In case you missed it, the rate cuts have already started. They actually began last year among the major economies in India. If we are counting only DM countries, then Australia and New Zealand are first out of the gate; the latter smaller country beating the larger former by around a month. In a way, it is fitting how even in rate cuts there is escalation.

And in doing so, it has become perfectly clear what’s got them so bothered. Well, perfectly clear about “what” if not so much about “why.” Global trade is collapsing. They’ll keep blaming trade wars and they are very happy to have the opportunity given the alternative.

That would be to admit how warning signs were consistently missed all throughout 2018 in favor of a narrative with no actual backing. Very early on last year, in January no less, things started to get serious. By May 29, even if authorities around the world had been honest it was still probably too late.

Needing something convenient to keep it to just recently, trade wars sound so much better as a scapegoat. Otherwise the press release would have to begin, we really have no idea how the economy is performing.

Here’s the Reserve Bank of Australia’s opening in its monetary policy statement from November 2018 (note: given the way Australia’s economy runs, and therefore economic priorities, they always begin with a discussion of the “international environment”):

Global economic conditions remain robust. Major trading partner growth has continued at a bit above the average of recent years. While growth has eased in some economies, in the United States the recent fiscal stimulus has contributed to a further strengthening in growth.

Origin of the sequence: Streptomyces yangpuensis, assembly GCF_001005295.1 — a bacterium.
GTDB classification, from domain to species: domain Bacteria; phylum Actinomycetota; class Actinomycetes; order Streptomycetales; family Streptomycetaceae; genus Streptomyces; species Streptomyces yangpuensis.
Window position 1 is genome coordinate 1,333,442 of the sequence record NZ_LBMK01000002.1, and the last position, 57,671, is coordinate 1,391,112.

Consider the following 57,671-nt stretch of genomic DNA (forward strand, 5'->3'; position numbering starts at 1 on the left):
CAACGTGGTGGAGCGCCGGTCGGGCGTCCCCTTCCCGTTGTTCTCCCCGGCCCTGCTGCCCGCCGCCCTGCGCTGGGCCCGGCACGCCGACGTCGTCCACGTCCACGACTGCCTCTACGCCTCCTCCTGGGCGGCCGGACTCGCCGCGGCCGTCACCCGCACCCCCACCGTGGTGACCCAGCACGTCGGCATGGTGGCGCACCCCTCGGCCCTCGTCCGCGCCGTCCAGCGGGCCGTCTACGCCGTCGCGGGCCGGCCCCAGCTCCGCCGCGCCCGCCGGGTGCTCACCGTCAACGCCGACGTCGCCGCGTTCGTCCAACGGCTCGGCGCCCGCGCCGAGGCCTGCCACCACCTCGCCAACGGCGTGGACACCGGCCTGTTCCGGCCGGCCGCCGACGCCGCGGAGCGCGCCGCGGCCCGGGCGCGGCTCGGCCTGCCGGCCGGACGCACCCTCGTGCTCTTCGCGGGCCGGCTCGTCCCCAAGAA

The next one in February 2019, the opening for that statement:

Global growth remained above trend in 2018, despite moderating in the second half of the year. The outlook for the global economy has become more uncertain, partly because it is hard to predict how trade policies might evolve and how much support stimulatory policies will provide to domestic demand, especially in China.

And now the latest summary just announced accompanying the central bank’s first rate cut since Euro$ #3 in 2016:

Growth in a number of our trading partners eased in the second half of 2018, and growth looks to have broadly continued at this more moderate rate into 2019. The slowing has been partly the result of a sharp slowing in global trade. This has been particularly evident in trade-exposed sectors such as manufacturing and trade-oriented economies in Asia and the euro area.

It’s hard not to laugh sometimes. Global growth “eased in the second half of 2018” but they only figured this out in May 2019? Back in November 2018, which fell within that second half, “global economic conditions remain robust.” How does the language surrounding the same past period in time change with the economy’s progression?

When you want to “explain” this year’s “unexpected” problems in a way that doesn’t make you look so very bad at your job. “The economy is awesome and it’s going to stay that way” quickly becomes “it really wasn’t so great so this isn’t a huge surprise to us.”

I’ve been writing how the global economy seems to have struck a landmine in that October-December window. More and more, even in the official obfuscations of central bank lunatics, the progression is there if at a lag. If only there was some way of figuring all this out.

Rate cuts, they aren’t stimulus but they do tell us when the most optimistic group of optimists is no longer optimistic. That very clique in Australia and New Zealand have just done their part along these lines. Who’s next?